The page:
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  6. Imagine if your husband were Henry VIII!
    I think it’s beautiful that you’ve found not just the silver lining (which in my experience often turns out to be easily frayed), but the true blessing within being uniquely who you are. I have no personal experience of your journey, and have not really understood or empathized with friends who have experienced this. But love reading what you share. Thank you for opening my eyes.

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    • Thank you so much for sharing in my journey. I’m thrilled you have not had personal experience in all of this – it’s really not that much fun. That said, I’m even more thrilled that I have you, a compassionate and supportive person, in my life. Thank you again.

      Liked by 1 person

  7. I hope this doesn’t come across wrong, but I’m a tiny bit thankful that you and I both are reproductively challenged, because then I wouldn’t have ever met you via blog-o-sphere! I’d be missing out on something amazing! Plus I am thankful for modern medicine! Beautiful reminder!!!

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    • I absolutely understand what you mean! As weird as it is to say, I am thrilled to be reproductively challenged with you! I’m so thankful for knowing you and getting to share in your life as well. 🙂

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  8. I’ve thought of that before – especially the part about miscarrying without any medical assistance if you needed it. Terrifying, given I’ve been hospitalised twice on my late first trimester ones. And the Internet – oh it has been a godsend – I truly think I would have sunk into endless black despair if I hadn’t been able to rage and rant online and (more surprisingly) connect with other people who had been through the SAME thing. No one in my real life could even begin to understand… So yes, we are very lucky in a crazy sort of way! X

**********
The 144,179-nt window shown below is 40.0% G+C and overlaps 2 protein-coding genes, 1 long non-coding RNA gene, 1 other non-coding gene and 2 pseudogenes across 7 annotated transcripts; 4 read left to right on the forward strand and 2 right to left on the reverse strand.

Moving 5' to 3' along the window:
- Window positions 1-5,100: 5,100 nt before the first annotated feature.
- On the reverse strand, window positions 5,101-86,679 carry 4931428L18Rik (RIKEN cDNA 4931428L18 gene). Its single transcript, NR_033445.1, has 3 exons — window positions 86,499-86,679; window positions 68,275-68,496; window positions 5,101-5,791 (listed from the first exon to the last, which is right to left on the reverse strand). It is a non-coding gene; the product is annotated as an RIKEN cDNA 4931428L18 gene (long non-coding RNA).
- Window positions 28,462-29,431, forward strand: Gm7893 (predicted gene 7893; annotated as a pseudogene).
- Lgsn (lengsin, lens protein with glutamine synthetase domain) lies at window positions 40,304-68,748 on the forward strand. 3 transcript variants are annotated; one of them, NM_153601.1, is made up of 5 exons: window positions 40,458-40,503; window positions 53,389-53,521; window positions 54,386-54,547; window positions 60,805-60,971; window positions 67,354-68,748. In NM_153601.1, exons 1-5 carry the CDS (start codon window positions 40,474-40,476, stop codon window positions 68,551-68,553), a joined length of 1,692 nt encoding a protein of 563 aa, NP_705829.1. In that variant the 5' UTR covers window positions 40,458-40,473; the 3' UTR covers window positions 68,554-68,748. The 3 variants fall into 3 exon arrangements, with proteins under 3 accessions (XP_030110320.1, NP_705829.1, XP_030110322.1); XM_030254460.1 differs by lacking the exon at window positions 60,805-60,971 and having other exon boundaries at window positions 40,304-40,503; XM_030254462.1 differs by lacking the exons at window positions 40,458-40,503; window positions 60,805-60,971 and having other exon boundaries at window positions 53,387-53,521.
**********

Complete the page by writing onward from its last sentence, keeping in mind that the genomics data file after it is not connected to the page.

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  9. My paternal Aunt never had any kids. She was always so good to us growing up even though she lived far away. Once we started down our fertility journey, I reached out to her to inquire about her child-free life. She told me back in the 1960s they just didn’t have the technology to properly diagnose like they do today. She assumes she had endometriosis, but was never officially diagnosed. They had looked into adoption, but decided not to pursue it. I think we are fortunate to be reproductively challenged today, but adoption seems more challenging. My husband has quite a few relatives who adopted and the waits back in the 1970s-1980s were minimal compared to today. That being said, technology, once again, helps speed up the process. 🙂

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    • Someday I think your aunt maybe had it easier – no countless rounds of testing and procedures, but most of the time I’m just thankful for my modern medical procedures and pain meds. 🙂
      You also make such a great point about the differences in adoption today and adoption in the 1970s-1980s!

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  10. Pingback: Sunday Synopsis | Expecting the Unexpected

  11. I agree with you on many points. However, I also think it’s HARDER in some ways to be “reproductively challenged,” as you put it, in this day and age. Since many women don’t experience miscarriages or infant death now because of medical advancements, being the one who can’t seem to snap her fingers and have a baby exactly when she wants one seems alien to so many people. Many times when I mention my firstborn died shortly after birth, the reactions I get make me feel that it might be easier to just have two heads.

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    • I really do understand what you mean. As someone who has had 5 miscarriages, I get the two head looks. Oh do I ever. I could easily write multiple posts on all the bad stuff, in fact I know I have. But, when I was seeing a silver lining and I thought I’d go with it. 🙂

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      • I like that you looked for the positive! I definitely don’t want to dissuade you from doing that 🙂 I’ve just often felt the opposite side. It’s remarkable how many people don’t get that BABIES STILL DIE! :/

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      • I hear, people just don’t get that babies still die in this day and age. And people sure don’t know how to respond in a supportive way to those of us who cannot have healthy pregnancies and cannot have healthy living children.